The Indian Woods

By on September 26, 2018

Every community has some beloved spot or area that goes back for years and years.

And with it normally comes stories, legends, and a lot of great memories. In some towns, it could be a location referred to as the old swimmin’ hole, the railroad tracks, or the town dump. It was a place of solitude, exploration, and a great place to be a kid.

This is the story of one of those places in Lititz­: The Indian Woods of Lititz.

For generations, this area lied just north of downtown, and was situated west of route 501, across from where the Speedway convenience store is now. The Indian Woods dates back to at least

1790, and was most likely inhabited by the Nanticoke Indian tribes. Nanticokes also had a sizable encampment about two miles northeast of the village of Clay. For many years, in other parts of what is now Lititz, local Native American tribes utilized the lands that ran along the “Lititz Creek.” Most prominent of these tribes were the Susquehannocks. According to several historical records, these tribes would also often meet at the ‘Big Spring.’ It may surprise many to learn that this location was actually not the head end of the Lititz Springs Park; but rather, it was actually situated behind what is now the Pilgerhaus Apartments.

These arrowheads were found near the vicinty of the Indian Woods in Lititz over 50 years ago.

The natural spring was perched on a slight hill, would flow south to north, and emptied into Carter’s Run which still flows behind the property. This early notion of a special meeting place was further proven when arrowheads were found there by archeologists many years ago. The Indian Woods 100 years ago was a popular recreational area for kids, and was also rented occasionally for the purpose of camping and baseball games. Bird hikes, fox hunts, and trapping were also very common. Over several decades, many arrowheads were fished out of the earth in the vicinity. The San Domingo Creek also passes through this area, running east and west.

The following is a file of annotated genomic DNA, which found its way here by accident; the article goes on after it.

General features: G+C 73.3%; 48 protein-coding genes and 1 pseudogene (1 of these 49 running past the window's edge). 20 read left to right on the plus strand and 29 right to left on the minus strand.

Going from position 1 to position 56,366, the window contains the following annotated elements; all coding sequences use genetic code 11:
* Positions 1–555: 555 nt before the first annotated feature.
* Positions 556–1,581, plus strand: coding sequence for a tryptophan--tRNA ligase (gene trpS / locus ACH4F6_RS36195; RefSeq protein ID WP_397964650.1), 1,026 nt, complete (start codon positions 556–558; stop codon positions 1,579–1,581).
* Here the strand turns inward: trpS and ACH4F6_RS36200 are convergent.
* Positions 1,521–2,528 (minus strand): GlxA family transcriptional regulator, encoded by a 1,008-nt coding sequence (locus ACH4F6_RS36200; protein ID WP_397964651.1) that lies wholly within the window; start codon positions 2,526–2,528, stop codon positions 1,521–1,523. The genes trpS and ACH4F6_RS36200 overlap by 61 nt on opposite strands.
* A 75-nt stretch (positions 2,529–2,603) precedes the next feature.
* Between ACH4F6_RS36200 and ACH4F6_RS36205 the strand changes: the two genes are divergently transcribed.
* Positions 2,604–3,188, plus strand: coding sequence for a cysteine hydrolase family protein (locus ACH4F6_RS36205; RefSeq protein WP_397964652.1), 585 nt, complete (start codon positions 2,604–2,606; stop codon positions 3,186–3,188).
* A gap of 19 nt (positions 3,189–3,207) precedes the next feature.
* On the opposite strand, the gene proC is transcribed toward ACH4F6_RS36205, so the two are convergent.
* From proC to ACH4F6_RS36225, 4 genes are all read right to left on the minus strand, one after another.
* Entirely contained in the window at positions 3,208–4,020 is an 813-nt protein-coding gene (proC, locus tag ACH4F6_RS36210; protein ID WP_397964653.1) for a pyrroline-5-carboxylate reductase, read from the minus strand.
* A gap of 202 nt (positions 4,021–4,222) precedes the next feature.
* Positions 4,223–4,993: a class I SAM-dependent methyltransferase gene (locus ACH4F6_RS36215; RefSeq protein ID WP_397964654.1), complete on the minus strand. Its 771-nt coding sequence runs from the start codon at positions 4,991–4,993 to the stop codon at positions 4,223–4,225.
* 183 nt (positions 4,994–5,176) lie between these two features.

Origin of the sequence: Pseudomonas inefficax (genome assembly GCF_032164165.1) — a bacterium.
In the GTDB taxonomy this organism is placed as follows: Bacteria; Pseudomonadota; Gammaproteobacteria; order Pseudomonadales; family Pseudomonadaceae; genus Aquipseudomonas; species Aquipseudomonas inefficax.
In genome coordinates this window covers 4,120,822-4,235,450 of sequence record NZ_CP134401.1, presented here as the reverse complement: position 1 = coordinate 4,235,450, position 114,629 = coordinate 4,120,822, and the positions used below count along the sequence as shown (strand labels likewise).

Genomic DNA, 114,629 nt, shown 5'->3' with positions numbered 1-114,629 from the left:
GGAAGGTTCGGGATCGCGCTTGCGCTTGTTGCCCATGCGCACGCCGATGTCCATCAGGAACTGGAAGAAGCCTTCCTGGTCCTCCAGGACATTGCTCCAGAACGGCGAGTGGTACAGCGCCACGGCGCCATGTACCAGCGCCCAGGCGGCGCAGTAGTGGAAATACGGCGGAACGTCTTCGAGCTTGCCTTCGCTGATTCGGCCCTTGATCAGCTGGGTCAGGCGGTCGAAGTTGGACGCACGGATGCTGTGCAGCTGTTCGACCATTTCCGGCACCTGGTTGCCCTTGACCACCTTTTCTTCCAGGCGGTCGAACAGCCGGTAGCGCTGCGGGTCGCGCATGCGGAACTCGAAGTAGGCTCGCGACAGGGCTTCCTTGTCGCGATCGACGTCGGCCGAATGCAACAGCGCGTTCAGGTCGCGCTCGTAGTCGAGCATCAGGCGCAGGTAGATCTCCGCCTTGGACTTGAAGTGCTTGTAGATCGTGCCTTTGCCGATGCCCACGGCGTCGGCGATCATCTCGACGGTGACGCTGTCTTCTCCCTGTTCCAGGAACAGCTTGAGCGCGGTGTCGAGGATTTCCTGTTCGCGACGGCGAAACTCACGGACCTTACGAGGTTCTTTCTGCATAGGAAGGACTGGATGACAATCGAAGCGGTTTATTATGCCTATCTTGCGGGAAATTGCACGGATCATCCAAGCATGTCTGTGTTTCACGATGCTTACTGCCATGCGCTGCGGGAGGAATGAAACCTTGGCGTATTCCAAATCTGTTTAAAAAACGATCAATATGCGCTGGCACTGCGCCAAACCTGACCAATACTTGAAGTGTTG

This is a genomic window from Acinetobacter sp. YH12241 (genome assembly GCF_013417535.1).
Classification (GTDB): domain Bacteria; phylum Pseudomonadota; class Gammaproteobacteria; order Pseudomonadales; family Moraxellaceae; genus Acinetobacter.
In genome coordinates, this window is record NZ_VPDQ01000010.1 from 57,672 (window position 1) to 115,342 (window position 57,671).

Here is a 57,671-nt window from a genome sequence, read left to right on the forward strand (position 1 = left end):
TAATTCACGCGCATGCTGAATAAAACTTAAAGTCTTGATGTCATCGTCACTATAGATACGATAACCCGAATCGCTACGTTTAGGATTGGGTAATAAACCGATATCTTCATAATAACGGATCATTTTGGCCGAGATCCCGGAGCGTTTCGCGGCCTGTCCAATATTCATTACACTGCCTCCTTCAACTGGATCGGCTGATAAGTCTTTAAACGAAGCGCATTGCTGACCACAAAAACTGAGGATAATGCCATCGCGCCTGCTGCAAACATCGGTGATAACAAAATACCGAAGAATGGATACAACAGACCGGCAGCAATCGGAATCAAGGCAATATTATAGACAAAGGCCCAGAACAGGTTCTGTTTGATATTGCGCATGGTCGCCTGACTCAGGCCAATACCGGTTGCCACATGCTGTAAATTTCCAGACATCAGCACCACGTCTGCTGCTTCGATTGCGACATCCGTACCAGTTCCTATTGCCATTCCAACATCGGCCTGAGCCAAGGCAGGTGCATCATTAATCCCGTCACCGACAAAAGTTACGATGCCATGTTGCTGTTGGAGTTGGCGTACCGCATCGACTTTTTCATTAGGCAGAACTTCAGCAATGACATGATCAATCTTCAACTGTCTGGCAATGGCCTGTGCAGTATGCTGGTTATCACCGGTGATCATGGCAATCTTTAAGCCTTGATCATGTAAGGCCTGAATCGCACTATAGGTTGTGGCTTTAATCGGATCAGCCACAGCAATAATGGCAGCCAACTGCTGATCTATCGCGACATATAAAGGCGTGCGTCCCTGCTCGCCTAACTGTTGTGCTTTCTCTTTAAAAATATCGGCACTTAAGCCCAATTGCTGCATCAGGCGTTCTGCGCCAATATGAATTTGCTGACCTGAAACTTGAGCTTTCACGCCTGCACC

By 1973, the area was still known to many, and a bird sanctuary was established there by Lititz residents Bud Garner and Bart Sharp. If you were lucky, perhaps you might even find a small piece of pyrite or “monkey gold” in the stream to take home with you as a precious souvenir to show off to your friends.

For those that knew where to look, one could even see what was left of a small abandoned cave that was near this general area, and was situated on the property of the Bomberger farm.
What remained of the Indian Woods 50 years ago was composed of just a few trees in a cluster in one or two spots. One can only imagine what it was like being a kid decades ago, and exploring these grounds. Imagine meandering along the stream, taking steps in the same spots that our first inhabitants walked.

And while this place is not what it used to be, the general area is not hard to forget. Just think of a certain road nearby…..Arrowhead Drive.

Cory Van Brookhoven is a staff writer for the Lititz Record Express. He welcomes your comments at cvanbrookhoven@lnpnews.com or 717-721-4423.

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